By Paul Hallasy
The coronavirus pandemic has really laid bare the gaping economic inequality in our country. We’ve seen how “essential workers” have had to put their lives at risk because they couldn’t afford to not work and didn’t have jobs that enabled them to work from home.
That economic inequality was recently further underscored by Hurricane Ida, when these same “essential workers” had their homes destroyed (and, in some cases, died) because they’re forced to live in substandard (and illegal) basement apartments.
And yet we persist in believing in the “American dream,” the idea that if you just get an education and work hard you will be afforded a middle-class life.
My own experience illustrates that this is not the case. I’ve spent my entire life struggling just to stay in place.
While I wouldn’t compare my circumstances to those of the immigrants who keep this country fed, I have often found myself in the same precarious economic situation as them. As a white male, you would think I’d have it relatively easy, and perhaps I have had it easier than some people because of this fact. But in other ways, I’m at a disadvantage.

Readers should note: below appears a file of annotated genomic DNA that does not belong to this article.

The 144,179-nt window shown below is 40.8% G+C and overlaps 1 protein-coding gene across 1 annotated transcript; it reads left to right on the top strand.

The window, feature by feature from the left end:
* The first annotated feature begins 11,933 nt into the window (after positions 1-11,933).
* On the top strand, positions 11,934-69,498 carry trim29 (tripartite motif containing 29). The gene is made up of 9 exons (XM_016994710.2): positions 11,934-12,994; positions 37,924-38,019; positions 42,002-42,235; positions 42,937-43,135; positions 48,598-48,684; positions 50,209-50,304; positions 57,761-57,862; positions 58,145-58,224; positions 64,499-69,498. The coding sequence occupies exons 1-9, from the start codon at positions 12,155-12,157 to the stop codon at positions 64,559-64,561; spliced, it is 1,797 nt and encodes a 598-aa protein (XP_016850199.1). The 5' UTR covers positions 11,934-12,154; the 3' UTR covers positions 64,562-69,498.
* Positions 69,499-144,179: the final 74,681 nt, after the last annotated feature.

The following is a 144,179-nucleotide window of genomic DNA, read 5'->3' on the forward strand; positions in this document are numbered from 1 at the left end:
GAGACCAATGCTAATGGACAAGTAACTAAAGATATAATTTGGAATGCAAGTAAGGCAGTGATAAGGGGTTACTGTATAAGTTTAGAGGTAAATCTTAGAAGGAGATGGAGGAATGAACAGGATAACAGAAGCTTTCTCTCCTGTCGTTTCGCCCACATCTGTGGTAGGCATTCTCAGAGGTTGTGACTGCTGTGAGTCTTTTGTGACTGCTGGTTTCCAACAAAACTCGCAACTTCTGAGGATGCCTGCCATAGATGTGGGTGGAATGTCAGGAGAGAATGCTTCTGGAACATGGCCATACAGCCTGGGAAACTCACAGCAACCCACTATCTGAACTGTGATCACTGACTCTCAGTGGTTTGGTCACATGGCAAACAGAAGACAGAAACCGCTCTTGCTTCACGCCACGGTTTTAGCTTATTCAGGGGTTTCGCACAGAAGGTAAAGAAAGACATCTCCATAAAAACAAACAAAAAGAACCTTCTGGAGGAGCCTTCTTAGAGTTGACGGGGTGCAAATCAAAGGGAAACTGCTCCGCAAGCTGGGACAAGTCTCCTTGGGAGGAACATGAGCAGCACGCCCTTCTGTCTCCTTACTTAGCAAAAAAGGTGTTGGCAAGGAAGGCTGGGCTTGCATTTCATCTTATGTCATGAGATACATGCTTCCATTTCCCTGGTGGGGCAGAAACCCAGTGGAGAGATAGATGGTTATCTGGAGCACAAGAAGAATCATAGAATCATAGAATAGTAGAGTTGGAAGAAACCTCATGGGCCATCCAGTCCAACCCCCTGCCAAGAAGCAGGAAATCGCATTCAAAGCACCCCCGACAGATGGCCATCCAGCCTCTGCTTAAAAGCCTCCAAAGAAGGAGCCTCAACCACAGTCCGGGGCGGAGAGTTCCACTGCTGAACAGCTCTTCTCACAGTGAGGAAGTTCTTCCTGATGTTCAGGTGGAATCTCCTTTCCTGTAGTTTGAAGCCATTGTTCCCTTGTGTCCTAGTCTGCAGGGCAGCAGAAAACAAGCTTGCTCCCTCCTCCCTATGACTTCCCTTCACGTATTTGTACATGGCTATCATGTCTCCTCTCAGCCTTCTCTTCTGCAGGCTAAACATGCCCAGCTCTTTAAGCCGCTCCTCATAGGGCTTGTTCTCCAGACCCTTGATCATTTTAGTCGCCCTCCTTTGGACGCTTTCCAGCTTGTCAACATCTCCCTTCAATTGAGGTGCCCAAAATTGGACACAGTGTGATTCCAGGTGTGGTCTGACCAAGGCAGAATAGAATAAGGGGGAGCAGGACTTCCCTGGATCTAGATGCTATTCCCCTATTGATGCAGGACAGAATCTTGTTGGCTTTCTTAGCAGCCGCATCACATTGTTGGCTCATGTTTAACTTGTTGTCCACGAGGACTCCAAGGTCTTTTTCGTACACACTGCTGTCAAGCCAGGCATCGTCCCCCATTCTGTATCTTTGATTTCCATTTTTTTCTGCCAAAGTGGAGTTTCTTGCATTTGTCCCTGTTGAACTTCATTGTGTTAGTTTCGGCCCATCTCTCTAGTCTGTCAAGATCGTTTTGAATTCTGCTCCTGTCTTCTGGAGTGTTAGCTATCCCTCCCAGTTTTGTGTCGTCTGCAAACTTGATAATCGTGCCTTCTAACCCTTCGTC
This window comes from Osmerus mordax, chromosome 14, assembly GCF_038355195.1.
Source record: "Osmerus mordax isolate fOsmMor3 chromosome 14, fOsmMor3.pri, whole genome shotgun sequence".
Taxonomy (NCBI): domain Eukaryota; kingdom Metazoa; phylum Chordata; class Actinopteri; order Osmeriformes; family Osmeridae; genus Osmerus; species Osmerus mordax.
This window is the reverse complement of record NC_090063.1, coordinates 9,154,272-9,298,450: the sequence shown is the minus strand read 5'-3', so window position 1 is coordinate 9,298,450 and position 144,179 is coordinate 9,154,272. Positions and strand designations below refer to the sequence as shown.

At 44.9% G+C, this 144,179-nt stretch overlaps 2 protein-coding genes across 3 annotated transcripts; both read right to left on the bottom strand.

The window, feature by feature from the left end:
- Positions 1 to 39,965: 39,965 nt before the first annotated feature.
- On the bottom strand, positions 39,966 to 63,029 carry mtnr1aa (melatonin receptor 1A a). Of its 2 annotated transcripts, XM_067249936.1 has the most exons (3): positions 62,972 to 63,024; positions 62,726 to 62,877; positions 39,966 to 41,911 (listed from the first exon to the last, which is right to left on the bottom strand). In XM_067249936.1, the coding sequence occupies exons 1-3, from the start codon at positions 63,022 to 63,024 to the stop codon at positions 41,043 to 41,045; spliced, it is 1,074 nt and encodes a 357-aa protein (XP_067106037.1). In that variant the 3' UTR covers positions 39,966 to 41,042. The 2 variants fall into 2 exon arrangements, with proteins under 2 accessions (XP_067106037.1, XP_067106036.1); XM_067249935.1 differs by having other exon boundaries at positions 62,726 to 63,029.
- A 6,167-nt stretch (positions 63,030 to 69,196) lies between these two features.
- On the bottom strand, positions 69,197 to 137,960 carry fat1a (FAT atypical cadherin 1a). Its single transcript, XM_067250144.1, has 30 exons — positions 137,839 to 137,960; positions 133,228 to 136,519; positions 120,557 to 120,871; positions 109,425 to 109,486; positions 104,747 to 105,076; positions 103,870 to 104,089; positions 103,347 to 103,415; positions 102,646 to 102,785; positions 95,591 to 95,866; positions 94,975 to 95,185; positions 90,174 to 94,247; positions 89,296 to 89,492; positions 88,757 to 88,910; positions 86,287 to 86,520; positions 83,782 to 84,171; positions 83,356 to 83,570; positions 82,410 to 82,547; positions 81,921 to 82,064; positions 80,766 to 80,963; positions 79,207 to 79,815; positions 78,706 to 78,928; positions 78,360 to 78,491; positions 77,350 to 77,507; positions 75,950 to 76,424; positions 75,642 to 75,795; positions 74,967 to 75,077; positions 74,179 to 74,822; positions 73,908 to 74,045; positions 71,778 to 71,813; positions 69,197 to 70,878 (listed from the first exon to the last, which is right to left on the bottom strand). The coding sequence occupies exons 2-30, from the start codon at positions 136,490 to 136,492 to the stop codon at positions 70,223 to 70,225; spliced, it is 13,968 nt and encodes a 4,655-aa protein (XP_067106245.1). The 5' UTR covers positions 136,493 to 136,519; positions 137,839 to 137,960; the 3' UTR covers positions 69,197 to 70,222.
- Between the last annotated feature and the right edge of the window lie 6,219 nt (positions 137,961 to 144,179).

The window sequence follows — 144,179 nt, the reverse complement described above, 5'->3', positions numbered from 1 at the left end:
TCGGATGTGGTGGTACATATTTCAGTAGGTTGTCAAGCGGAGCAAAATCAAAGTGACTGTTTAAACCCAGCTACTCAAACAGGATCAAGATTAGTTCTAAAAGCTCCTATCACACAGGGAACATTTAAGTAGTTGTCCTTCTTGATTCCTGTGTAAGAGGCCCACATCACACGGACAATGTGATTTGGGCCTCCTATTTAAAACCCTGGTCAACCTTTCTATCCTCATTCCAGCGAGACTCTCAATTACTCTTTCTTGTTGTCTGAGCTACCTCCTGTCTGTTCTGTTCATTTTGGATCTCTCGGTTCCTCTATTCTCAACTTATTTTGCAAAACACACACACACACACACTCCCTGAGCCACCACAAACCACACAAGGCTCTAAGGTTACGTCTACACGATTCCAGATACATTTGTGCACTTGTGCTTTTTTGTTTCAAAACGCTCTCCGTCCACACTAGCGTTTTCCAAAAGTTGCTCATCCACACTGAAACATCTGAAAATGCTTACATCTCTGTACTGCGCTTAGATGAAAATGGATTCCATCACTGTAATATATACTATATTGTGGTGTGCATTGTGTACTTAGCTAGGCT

The fact that I’m older means I’m a victim of age discrimination, an epidemic that is raging unchecked in this country.
I’ve also lost probably tens of thousands of dollars in lifetime earnings because I wasn’t able to finish my college degree. I was the valedictorian of my high school class and I had a full academic scholarship. But because I had used up my student loan money, I was forced to drop out.
It’s been shown that an academically inferior student from a wealthy family has a better chance of graduating college than an academically superior student from a poor family. (I believe it’s not so much the educational opportunities that have caused this loss of income as the networking opportunities.) And that crucial fact at a critical time in my life has probably left me permanently poorer.
It’s only because companies are now having a relatively hard time finding workers that they are beginning to re-examine their hiring practices regarding requiring a college degree for jobs that clearly shouldn’t require them.
So, as we celebrate Labor Day, I just want to point out the glaring inconsistencies between what we think America is and what it really is. Our so-called social safety net is among the worst in the civilized world.
We’re still the only advanced country in the world that doesn’t have public healthcare.
Our unemployment system was woefully unprepared to deal with this epidemic. From not getting people their benefits on time to not even being able to answer a question (because you couldn’t reach them by phone), our various Departments of Labor were overwhelmed.
And many Americans (including me) won’t be able to afford to retire, assuming Social Security even has any money left.
That’s why I say we have a “lottery-based” economy. Because for millions of Americans, the only possibility of improving their economic circumstances is, literally, winning the lottery.
Happy Labor Day.